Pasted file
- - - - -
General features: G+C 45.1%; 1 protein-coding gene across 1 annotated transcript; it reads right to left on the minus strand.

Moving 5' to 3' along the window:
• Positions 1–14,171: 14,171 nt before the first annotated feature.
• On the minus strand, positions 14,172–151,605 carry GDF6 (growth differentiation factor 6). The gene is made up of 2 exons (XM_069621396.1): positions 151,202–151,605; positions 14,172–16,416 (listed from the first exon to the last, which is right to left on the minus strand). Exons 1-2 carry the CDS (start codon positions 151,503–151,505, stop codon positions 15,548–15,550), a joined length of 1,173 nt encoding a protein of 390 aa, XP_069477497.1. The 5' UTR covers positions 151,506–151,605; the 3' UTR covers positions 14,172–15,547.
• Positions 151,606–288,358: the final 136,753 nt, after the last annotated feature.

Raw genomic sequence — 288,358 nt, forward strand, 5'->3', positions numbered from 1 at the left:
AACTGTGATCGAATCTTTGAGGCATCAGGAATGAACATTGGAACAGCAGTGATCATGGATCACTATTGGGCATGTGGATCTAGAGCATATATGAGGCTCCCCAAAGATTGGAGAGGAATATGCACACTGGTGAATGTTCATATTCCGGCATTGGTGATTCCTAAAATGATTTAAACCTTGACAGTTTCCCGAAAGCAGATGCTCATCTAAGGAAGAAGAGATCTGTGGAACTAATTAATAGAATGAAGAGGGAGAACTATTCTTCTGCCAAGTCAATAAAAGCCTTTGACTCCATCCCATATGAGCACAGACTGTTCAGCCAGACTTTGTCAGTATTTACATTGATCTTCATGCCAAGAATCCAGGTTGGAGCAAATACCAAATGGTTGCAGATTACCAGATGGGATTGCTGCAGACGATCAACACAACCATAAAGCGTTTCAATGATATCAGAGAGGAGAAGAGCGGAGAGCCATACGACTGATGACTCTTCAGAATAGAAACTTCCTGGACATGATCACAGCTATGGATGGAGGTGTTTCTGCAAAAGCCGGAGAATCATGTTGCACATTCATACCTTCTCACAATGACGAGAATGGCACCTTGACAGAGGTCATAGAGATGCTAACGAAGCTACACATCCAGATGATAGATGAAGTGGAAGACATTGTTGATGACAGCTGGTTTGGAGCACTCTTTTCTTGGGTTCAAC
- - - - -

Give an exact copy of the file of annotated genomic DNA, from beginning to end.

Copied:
General features: G+C 45.1%; 1 protein-coding gene across 1 annotated transcript; it reads right to left on the minus strand.

Moving 5' to 3' along the window:
• Positions 1–14,171: 14,171 nt before the first annotated feature.
• On the minus strand, positions 14,172–151,605 carry GDF6 (growth differentiation factor 6). The gene is made up of 2 exons (XM_069621396.1): positions 151,202–151,605; positions 14,172–16,416 (listed from the first exon to the last, which is right to left on the minus strand). Exons 1-2 carry the CDS (start codon positions 151,503–151,505, stop codon positions 15,548–15,550), a joined length of 1,173 nt encoding a protein of 390 aa, XP_069477497.1. The 5' UTR covers positions 151,506–151,605; the 3' UTR covers positions 14,172–15,547.
• Positions 151,606–288,358: the final 136,753 nt, after the last annotated feature.

Raw genomic sequence — 288,358 nt, forward strand, 5'->3', positions numbered from 1 at the left:
AACTGTGATCGAATCTTTGAGGCATCAGGAATGAACATTGGAACAGCAGTGATCATGGATCACTATTGGGCATGTGGATCTAGAGCATATATGAGGCTCCCCAAAGATTGGAGAGGAATATGCACACTGGTGAATGTTCATATTCCGGCATTGGTGATTCCTAAAATGATTTAAACCTTGACAGTTTCCCGAAAGCAGATGCTCATCTAAGGAAGAAGAGATCTGTGGAACTAATTAATAGAATGAAGAGGGAGAACTATTCTTCTGCCAAGTCAATAAAAGCCTTTGACTCCATCCCATATGAGCACAGACTGTTCAGCCAGACTTTGTCAGTATTTACATTGATCTTCATGCCAAGAATCCAGGTTGGAGCAAATACCAAATGGTTGCAGATTACCAGATGGGATTGCTGCAGACGATCAACACAACCATAAAGCGTTTCAATGATATCAGAGAGGAGAAGAGCGGAGAGCCATACGACTGATGACTCTTCAGAATAGAAACTTCCTGGACATGATCACAGCTATGGATGGAGGTGTTTCTGCAAAAGCCGGAGAATCATGTTGCACATTCATACCTTCTCACAATGACGAGAATGGCACCTTGACAGAGGTCATAGAGATGCTAACGAAGCTACACATCCAGATGATAGATGAAGTGGAAGACATTGTTGATGACAGCTGGTTTGGAGCACTCTTTTCTTGGGTTCAAC